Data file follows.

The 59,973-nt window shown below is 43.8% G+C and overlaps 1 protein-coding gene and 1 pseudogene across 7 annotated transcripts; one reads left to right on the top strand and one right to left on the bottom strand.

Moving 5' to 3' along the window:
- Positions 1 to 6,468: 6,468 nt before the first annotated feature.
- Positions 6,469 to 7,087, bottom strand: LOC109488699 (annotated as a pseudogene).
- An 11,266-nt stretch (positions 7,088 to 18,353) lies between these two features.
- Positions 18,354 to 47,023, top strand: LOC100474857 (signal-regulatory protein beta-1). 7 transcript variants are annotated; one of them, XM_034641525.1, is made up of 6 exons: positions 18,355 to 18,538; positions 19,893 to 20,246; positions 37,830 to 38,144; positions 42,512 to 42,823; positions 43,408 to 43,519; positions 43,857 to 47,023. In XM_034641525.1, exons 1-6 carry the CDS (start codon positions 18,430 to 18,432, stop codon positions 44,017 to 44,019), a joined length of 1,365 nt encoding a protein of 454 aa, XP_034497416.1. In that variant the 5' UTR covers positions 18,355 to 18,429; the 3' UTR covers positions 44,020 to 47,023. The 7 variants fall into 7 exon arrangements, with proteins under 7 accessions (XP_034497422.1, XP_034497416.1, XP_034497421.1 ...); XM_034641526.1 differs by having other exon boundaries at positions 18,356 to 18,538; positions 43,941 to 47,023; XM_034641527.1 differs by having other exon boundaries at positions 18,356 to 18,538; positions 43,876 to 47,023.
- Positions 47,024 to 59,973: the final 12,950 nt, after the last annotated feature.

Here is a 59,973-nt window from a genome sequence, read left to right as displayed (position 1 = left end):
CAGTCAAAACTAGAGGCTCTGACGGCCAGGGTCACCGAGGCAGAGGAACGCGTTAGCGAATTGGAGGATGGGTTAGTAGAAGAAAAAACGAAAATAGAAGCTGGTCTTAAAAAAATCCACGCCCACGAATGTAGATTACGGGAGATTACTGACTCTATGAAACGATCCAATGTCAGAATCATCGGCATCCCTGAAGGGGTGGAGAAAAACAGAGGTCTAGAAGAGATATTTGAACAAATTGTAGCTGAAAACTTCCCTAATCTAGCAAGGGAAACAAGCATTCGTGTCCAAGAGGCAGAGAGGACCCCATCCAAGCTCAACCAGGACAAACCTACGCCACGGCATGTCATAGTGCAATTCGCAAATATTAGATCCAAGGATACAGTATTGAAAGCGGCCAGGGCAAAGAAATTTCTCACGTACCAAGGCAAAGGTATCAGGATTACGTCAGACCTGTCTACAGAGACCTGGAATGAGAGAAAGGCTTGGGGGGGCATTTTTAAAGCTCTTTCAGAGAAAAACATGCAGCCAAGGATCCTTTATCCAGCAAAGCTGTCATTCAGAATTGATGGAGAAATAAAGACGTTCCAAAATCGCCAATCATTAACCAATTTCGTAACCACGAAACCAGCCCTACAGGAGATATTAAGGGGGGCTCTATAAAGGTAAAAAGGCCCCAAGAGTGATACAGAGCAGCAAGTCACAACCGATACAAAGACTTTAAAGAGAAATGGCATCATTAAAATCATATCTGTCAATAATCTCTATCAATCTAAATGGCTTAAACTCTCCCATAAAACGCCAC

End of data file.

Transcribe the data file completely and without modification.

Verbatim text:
The 59,973-nt window shown below is 43.8% G+C and overlaps 1 protein-coding gene and 1 pseudogene across 7 annotated transcripts; one reads left to right on the top strand and one right to left on the bottom strand.

Moving 5' to 3' along the window:
- Positions 1 to 6,468: 6,468 nt before the first annotated feature.
- Positions 6,469 to 7,087, bottom strand: LOC109488699 (annotated as a pseudogene).
- An 11,266-nt stretch (positions 7,088 to 18,353) lies between these two features.
- Positions 18,354 to 47,023, top strand: LOC100474857 (signal-regulatory protein beta-1). 7 transcript variants are annotated; one of them, XM_034641525.1, is made up of 6 exons: positions 18,355 to 18,538; positions 19,893 to 20,246; positions 37,830 to 38,144; positions 42,512 to 42,823; positions 43,408 to 43,519; positions 43,857 to 47,023. In XM_034641525.1, exons 1-6 carry the CDS (start codon positions 18,430 to 18,432, stop codon positions 44,017 to 44,019), a joined length of 1,365 nt encoding a protein of 454 aa, XP_034497416.1. In that variant the 5' UTR covers positions 18,355 to 18,429; the 3' UTR covers positions 44,020 to 47,023. The 7 variants fall into 7 exon arrangements, with proteins under 7 accessions (XP_034497422.1, XP_034497416.1, XP_034497421.1 ...); XM_034641526.1 differs by having other exon boundaries at positions 18,356 to 18,538; positions 43,941 to 47,023; XM_034641527.1 differs by having other exon boundaries at positions 18,356 to 18,538; positions 43,876 to 47,023.
- Positions 47,024 to 59,973: the final 12,950 nt, after the last annotated feature.

Here is a 59,973-nt window from a genome sequence, read left to right as displayed (position 1 = left end):
CAGTCAAAACTAGAGGCTCTGACGGCCAGGGTCACCGAGGCAGAGGAACGCGTTAGCGAATTGGAGGATGGGTTAGTAGAAGAAAAAACGAAAATAGAAGCTGGTCTTAAAAAAATCCACGCCCACGAATGTAGATTACGGGAGATTACTGACTCTATGAAACGATCCAATGTCAGAATCATCGGCATCCCTGAAGGGGTGGAGAAAAACAGAGGTCTAGAAGAGATATTTGAACAAATTGTAGCTGAAAACTTCCCTAATCTAGCAAGGGAAACAAGCATTCGTGTCCAAGAGGCAGAGAGGACCCCATCCAAGCTCAACCAGGACAAACCTACGCCACGGCATGTCATAGTGCAATTCGCAAATATTAGATCCAAGGATACAGTATTGAAAGCGGCCAGGGCAAAGAAATTTCTCACGTACCAAGGCAAAGGTATCAGGATTACGTCAGACCTGTCTACAGAGACCTGGAATGAGAGAAAGGCTTGGGGGGGCATTTTTAAAGCTCTTTCAGAGAAAAACATGCAGCCAAGGATCCTTTATCCAGCAAAGCTGTCATTCAGAATTGATGGAGAAATAAAGACGTTCCAAAATCGCCAATCATTAACCAATTTCGTAACCACGAAACCAGCCCTACAGGAGATATTAAGGGGGGCTCTATAAAGGTAAAAAGGCCCCAAGAGTGATACAGAGCAGCAAGTCACAACCGATACAAAGACTTTAAAGAGAAATGGCATCATTAAAATCATATCTGTCAATAATCTCTATCAATCTAAATGGCTTAAACTCTCCCATAAAACGCCAC